Unfortunately, she is legally uneligible for the job. Article 1, Section 6:

Section 6. The Senators and Representatives shall receive a compensation for their services, to be ascertained by law, and paid out of the treasury of the United States. They shall in all cases, except treason, felony and breach of the peace, be privileged from arrest during their attendance at the session of their respective Houses, and in going to and returning from the same; and for any speech or debate in either House, they shall not be questioned in any other place.

No Senator or Representative shall, during the time for which he was elected, be appointed to any civil office under the authority of the United States, which shall have been created, or the emoluments whereof shall have been increased during such time: and no person holding any office under the United States, shall be a member of either House during his continuance in office.

The office of Secretary of State had its salary increased while Senator Clinton was serving as Senator for New York.

I don't think Senator Clinton had anything to do with the raise, or that any sort of corruption is in evidence in this appointment. I just note that the clear text of the Constitution forbids her appointment to the position.

Of course, that won't matter. It was hacked around for several crooks in the past, and it will presumably be hacked around or ignored this time. After all, the US Constitution isn't the fundamental law of the land, it is minor obstacle in the path of the kleptocrats that run the country.
There are three kinds of countries in the world:

  1. No-go areas. Places that aren't countries so much as the absence of a country. Much of Africa fits this bill. Regardless of what the maps say, the government of Uganda can't do much to really control its territory. If you go there, you are own your own; your government won't spend blood or treasure to help you out. There should be no embassies, no formal contact with the non-state. You don't negotiate with the warlord who controls the capital; you deal with the warlord who controls the region you like, or you just walk in and take it with bigger guns.
  2. Friendly Nations with Rule of Law: if a government gets control over an area enough to clear the 'no-go' status, then relations can begin. However-that nation is presumed to be in control of the territory, so gets the blame for anything that happens inside. When an embassy blows up, or violence breaks out, it is either an internal rebellion (and dealt with as such) or a state action. If the nation can't make it make it right, you do (back to the bigger guns) and send the host country a bill. Failure to pay, or blocking the 'making it right' leads to the last type:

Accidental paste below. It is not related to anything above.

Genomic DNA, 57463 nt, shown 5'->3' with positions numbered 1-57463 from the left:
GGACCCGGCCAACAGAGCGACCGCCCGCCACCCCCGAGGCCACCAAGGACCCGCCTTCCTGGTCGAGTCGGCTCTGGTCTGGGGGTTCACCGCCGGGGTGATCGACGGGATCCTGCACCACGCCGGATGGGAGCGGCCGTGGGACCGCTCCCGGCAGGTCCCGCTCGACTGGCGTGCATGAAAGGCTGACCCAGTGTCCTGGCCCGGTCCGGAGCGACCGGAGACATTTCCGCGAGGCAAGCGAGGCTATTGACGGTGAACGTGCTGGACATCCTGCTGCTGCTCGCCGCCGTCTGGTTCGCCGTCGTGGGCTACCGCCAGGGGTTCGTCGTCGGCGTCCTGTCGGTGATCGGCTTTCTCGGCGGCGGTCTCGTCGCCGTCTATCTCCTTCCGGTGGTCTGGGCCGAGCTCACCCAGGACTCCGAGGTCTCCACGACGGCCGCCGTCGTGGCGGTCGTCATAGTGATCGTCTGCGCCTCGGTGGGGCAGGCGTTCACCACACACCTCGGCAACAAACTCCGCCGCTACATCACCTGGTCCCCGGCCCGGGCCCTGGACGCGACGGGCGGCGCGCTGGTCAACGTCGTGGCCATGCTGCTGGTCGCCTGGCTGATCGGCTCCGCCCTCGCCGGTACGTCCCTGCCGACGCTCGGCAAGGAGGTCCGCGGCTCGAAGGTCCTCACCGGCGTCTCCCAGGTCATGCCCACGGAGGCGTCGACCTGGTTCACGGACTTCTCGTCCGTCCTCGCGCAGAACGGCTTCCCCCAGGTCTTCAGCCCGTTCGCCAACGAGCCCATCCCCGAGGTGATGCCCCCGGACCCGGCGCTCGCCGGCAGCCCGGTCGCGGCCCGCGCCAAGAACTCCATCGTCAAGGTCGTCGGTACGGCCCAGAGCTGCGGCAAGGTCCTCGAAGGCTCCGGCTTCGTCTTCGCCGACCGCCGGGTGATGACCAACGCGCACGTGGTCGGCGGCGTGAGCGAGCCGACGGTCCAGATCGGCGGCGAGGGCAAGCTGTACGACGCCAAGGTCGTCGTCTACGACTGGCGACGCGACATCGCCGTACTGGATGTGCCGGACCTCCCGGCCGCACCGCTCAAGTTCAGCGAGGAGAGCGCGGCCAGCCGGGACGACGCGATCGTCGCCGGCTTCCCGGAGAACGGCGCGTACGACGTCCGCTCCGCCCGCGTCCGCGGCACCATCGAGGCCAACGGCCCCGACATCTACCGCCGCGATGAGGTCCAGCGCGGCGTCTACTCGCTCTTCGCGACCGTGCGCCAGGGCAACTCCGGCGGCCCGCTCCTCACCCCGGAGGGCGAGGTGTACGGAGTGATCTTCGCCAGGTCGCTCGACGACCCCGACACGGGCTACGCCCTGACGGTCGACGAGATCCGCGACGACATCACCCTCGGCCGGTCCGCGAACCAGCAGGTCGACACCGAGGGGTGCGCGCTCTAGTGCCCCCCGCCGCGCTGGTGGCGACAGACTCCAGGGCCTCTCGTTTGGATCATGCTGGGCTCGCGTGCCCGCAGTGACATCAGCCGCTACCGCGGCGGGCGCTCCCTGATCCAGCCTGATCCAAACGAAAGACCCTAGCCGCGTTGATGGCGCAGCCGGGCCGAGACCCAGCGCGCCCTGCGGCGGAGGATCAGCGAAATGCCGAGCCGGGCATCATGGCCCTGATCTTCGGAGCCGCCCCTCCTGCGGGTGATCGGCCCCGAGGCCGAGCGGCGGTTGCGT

3. Enemies: countries who have shown either an ability to kill or harm you, or shelter those who do. This is a traditional nation state conflict.

    Examples (from the US Perspective):

    • Uganda: No-go
    • Iran: enemy
    • India: 'rule of law'

    In some cases, different parts of a country might have different rules: northern Pakistan, for example, is a no-go, while the urban centers might be 'rule of law'

    Thats a pretty rough draft, but I don't want to go longer without posting, or spend too much time on it.
I rather like this quote:

Bush is certainly doing what he can these days to put the "bad" in least bad.

In unrelated news, I don't like prosecutorial discretion. If the state learns of a crime, the state should investigate. If this leads to an overburdening of the courts, the answer is to reduce the number of laws making things crimes, not to stop enforcing laws when someone don't feel like it.

I'm also not sure I can spell it.